“Again, experience is the keyword, because we weren’t sitting there and talking about features,” he says. “As we went through these conversations, you try to connect the dots. It wasn’t just like if someone said, ‘Hey, let’s build a digital arena.’ It was all about the concept of an experience that we thought could add value for fans.”
Perhaps the biggest validation of the digital arena efforts came when MLSE Digital Labs was approached by two other NBA teams: the Portland Trail Blazers and San Antonio Spurs. Both teams wanted to buy the digital arena technology off MLSE.
“I’ve never seen that before,” says Teherany. “These organizations were talking about how they buy technology from other vendors, so why not buy from each other? So my answer to that was, ‘Sure!’ It was pretty organic.”
Many of these conversations happened during meetings of the NBA’s Team Innovation Advisory Council, which features members from seven teams discussing new ways to innovate the game of basketball. Teherany represents the Raptors from the digital innovation perspective, and because leagues like the NBA and NHL are very collegial, there is a lot of discussion around IP and sharing best practices, along with how new technology can make the game more accessible.
Although the notion of a professional sports organization building an internal technology platform and selling it to another team is unprecedented, Teherany is quick to point out it’s just like working with any other vendor.
“Look: we’re not smarter than everybody else,” he says. “We have the same outlook on where things are going.”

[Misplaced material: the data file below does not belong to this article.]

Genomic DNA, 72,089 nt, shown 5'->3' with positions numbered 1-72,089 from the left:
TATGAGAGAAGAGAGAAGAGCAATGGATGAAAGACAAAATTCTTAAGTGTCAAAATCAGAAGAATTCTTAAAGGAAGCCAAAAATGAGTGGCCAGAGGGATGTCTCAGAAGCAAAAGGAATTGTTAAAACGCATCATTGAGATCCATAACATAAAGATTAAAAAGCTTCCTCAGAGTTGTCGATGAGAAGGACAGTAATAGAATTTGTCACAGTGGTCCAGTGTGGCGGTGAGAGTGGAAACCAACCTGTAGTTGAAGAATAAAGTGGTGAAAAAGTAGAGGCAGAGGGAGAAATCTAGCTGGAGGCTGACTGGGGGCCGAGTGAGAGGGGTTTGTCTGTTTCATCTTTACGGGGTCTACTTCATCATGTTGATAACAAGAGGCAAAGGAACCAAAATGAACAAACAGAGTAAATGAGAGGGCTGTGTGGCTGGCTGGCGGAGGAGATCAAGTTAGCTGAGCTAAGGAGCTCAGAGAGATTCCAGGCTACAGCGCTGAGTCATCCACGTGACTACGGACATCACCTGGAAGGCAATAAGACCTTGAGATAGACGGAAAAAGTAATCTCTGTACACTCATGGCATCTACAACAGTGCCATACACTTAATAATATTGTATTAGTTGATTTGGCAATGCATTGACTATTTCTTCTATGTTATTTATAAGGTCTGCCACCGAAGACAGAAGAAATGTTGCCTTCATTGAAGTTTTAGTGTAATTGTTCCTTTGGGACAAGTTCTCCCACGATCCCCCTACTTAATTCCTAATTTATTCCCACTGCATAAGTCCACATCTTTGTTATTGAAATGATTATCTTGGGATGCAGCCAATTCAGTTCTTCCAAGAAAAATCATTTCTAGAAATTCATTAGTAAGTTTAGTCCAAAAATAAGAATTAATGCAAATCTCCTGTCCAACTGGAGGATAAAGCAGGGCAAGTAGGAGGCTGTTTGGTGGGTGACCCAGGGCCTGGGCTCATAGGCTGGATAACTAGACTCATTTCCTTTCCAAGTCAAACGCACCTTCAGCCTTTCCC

There is also the opportunity to integrate new commercial partnerships in the future. MLSE lists potential features such as direct-to-consumer subscriptions and memberships, embedded e-commerce, and even in-game betting as advantages to buying and utilizing the digital arena technology. There is no word as to when these could roll out, but as sports betting laws become increasingly relaxed across North America, there is massive potential to bring gambling directly inside team apps.
With digital arena technology now rolled out and thousands of fans engaging with different activities within the app, MLSE understands that the lack of in-person crowds offered a perfect opportunity to build a second-screen experience fans will be drawn into.
“We like to be pragmatic,” says Teherany. “We like to build our innovation based on an opportunity and a problem that we’re solving.”
It’s now the organization’s mission to ensure the digital arena continues to appeal to fans, even as they trickle back into arenas and cheer in person. With exclusive data visualization engines, stat tracking technology, and engaging contests, MLSE is certainly on the right path—now it’s just up to the teams to put up a few Ws themselves.